If your dog isn’t yet trained to either verbal or visual cues, you have a totally clean slate! If your dog can hear, I recommend pairing them together, but if your dog is deaf, focus on the visual. My friend at Deaf Dogs Rock linked to an AMAZING YouTube video for ASL for dogs that I bookmarked and have watched over and over. It’s the best place to start! Regardless of how you’re cuing your dog, remember that basic training like this requires time, patience, and lots and lots of practice!
If your dog is already trained to verbal cues OR to verbal and visual cues, start adding the hand signals (using that video linked to above) to go along with your verbal cues. Integrate the cues throughout your day, not just at specific “training times” so it becomes second nature for both you and your dog. Practice, practice, practice. It’ll take some time for your dog to make the mental shift–why is she doing that when she wants me to sit? that’s not sit! Be patient and use the hand signals as much as possible throughout the day; for example, ask your dog to sit using the new hand cue before eating or going outside.
Coop’s plan: Since he’s already trained on the verbal, I’m just going to switch my hand cues from the obedience ones to the ASL ones and run basic obedience drills so he can start identifying the hand cues. I’m also going to start using the ASL cues during those times I generally rely on the verbal. That will probably be a harder habit for me to break because I so often just call something over my shoulder without making eye contact with him, like when I’m asking him to sit on his mat for dinner.
3 ASL cues to start with your dog (plus another…)
We’re focused on three cues to get started: come, down, and stay. Cooper’s down is his default instead of sit because he has wonky hips. If your dog’s default behavior is sit, make that substitution.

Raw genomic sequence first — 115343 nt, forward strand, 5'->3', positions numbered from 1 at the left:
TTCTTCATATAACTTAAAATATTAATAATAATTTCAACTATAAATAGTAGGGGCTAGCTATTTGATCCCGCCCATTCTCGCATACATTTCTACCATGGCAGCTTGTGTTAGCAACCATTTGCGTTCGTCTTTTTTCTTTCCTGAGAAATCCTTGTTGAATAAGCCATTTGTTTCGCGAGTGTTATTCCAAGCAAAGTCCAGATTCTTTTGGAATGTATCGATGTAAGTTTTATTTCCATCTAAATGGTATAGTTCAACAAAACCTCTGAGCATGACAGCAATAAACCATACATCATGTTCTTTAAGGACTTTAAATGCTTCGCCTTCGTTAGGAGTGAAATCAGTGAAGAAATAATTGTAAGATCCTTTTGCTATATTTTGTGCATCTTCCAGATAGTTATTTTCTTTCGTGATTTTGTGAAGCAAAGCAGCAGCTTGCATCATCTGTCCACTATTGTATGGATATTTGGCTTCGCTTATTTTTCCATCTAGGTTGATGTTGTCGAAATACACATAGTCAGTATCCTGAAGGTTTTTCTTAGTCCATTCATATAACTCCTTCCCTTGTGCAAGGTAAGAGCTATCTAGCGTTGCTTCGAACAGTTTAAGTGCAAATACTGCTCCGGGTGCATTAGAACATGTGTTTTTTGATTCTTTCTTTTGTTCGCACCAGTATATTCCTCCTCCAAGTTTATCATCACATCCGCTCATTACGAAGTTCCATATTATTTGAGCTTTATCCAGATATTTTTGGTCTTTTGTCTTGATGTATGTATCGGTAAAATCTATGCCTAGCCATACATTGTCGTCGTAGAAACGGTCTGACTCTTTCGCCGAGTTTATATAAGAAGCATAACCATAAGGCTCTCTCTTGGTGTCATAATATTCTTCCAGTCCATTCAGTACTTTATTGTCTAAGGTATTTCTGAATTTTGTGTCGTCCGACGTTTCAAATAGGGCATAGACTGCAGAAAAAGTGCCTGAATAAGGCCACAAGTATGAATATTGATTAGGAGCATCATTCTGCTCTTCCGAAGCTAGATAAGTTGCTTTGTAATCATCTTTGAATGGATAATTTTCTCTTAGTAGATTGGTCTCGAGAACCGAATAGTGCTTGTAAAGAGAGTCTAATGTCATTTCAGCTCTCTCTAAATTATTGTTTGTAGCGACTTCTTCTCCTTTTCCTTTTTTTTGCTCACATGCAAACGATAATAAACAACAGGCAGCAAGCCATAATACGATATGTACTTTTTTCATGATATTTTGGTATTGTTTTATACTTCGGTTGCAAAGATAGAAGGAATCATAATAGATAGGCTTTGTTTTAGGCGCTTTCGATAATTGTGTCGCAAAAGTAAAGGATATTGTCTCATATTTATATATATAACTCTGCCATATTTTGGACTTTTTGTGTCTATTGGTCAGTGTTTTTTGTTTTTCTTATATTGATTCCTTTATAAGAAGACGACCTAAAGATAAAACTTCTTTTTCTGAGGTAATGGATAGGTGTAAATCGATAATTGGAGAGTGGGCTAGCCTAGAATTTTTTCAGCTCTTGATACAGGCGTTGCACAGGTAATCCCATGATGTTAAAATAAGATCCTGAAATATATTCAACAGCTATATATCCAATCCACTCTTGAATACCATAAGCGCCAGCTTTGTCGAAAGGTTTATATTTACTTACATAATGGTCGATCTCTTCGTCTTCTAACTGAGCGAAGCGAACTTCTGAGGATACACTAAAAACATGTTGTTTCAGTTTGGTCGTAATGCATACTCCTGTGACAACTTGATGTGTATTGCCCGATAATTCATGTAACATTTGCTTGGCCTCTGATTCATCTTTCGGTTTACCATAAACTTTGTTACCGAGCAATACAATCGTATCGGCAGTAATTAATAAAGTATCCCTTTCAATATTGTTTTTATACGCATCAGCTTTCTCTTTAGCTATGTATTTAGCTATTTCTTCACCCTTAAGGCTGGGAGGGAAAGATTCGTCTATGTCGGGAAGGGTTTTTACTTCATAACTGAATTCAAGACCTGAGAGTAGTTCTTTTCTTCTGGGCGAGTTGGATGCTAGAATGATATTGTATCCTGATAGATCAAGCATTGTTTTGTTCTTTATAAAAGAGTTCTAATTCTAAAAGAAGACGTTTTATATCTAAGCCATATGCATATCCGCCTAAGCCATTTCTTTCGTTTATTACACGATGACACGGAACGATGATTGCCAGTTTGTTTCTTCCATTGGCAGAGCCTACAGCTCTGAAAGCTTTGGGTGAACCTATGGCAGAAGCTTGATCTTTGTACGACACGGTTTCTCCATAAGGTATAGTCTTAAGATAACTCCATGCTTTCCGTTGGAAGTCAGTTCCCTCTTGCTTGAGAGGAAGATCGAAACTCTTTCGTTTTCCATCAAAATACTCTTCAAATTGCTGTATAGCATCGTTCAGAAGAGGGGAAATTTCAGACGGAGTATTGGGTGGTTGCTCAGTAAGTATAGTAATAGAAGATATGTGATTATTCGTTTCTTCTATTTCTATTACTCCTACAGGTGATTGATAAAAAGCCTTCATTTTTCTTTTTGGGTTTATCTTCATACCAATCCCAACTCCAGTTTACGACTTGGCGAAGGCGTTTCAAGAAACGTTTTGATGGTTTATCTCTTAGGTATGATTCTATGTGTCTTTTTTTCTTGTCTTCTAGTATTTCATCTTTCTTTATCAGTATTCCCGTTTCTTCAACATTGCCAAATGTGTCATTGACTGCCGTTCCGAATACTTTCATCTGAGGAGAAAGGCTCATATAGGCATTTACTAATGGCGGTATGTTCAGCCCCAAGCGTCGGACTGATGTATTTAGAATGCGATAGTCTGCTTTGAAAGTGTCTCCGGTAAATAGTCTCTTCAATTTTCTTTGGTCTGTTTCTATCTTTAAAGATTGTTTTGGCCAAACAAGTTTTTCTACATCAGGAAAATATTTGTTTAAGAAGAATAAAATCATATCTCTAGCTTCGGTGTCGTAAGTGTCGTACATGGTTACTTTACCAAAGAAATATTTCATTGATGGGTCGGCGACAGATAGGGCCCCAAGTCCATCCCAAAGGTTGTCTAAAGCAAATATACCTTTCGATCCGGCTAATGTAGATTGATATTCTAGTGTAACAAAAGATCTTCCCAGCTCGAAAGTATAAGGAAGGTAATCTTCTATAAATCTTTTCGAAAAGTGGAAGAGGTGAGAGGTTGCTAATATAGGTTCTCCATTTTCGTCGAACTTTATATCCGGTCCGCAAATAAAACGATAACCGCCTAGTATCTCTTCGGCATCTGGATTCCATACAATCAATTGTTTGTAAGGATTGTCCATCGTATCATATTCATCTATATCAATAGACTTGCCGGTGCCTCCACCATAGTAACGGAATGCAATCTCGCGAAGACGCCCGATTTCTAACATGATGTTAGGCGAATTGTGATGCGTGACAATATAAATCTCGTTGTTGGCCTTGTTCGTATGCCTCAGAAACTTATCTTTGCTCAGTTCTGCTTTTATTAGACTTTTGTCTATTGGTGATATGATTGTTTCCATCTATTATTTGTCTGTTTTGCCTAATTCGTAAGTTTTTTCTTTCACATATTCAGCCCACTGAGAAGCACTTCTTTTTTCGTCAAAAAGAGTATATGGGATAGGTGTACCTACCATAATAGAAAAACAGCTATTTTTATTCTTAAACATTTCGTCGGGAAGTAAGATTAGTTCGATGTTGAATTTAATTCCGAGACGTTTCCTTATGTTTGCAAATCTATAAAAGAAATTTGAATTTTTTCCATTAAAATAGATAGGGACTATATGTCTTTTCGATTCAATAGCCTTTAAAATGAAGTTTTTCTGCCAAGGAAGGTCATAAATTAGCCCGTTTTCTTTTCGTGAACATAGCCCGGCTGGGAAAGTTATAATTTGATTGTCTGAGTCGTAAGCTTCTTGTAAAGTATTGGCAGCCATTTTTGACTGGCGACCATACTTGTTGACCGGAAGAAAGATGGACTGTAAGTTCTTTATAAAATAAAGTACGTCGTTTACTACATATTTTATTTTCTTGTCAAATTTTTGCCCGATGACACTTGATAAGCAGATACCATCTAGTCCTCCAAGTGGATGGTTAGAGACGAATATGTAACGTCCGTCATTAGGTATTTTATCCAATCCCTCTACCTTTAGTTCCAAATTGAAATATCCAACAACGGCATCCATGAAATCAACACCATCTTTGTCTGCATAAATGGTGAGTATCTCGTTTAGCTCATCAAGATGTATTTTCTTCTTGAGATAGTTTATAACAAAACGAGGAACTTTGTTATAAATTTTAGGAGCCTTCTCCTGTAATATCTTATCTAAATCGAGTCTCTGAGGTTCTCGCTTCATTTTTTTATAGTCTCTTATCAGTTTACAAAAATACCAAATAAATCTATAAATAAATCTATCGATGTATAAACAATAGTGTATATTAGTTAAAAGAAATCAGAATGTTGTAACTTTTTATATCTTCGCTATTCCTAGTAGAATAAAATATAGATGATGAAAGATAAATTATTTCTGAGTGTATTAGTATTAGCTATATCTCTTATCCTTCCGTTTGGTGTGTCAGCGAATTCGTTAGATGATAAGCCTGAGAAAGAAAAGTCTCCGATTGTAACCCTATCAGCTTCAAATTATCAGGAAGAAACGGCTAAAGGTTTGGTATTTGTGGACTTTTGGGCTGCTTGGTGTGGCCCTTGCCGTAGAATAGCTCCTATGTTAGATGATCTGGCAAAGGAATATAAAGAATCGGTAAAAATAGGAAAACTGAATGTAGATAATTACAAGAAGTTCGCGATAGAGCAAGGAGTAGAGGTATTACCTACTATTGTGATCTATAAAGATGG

Those three cues are, in my opinion, the most important for safety’s sake.
BTW, if you need more help on training a solid recall, check out this post. It doesn’t deal with ASL, but just swap the instructions as you read!
One more: For those of you who clicker train, here’s a fourth cue: thumbs up! Since you can’t mark the behavior with a click for a deaf dog, or if you’re trying to phase into hang signals only, a thumbs up can serve as that marker.
I absolutely LOVE this video from ASLNook.com chock full of dog signs! Plus, the girls and their dog are the more adorable little crew:
We also picked up two sign language dictionaries that our instructor recommended. I’ll link those below. Note that as an Amazon affiliate, I earn from qualifying purchases.
The Gallaudet Dictionary of American Sign Language: We ordered this to work on our vocabulary, but there’s a ton of useful information about how to sign, how to use your hands, and so on in the beginning material. An excellent resource!
The Gallaudet Children’s Dictionary of American Sign Language: We bought this for Violet, and she LOVES to sit and flip through the illustrations.
Both books came with DVDs that are sort of awkward to navigate but include really helpful video clips of the signs being done by real people. We watched the dog signs ones over and over until we felt like we got the hang of it!
Train with me!
If we’re not yet connected on Instagram, you can find me here. I’m going to share Instagram Stories throughout the next few weeks of us working on training Coop his new ASL cues. And! If I can figure out how to make it come together, I’ll create a stories highlight with the ASL cues. (Note to self: Search YouTube for how to do that effectively!)
In the meantime, what questions did I leave you with? Do you have any experience with ASL? What about your dog: Is your pup trained with visual cues, hand signals, or both? I’d love to learn what you’re doing in the comments below!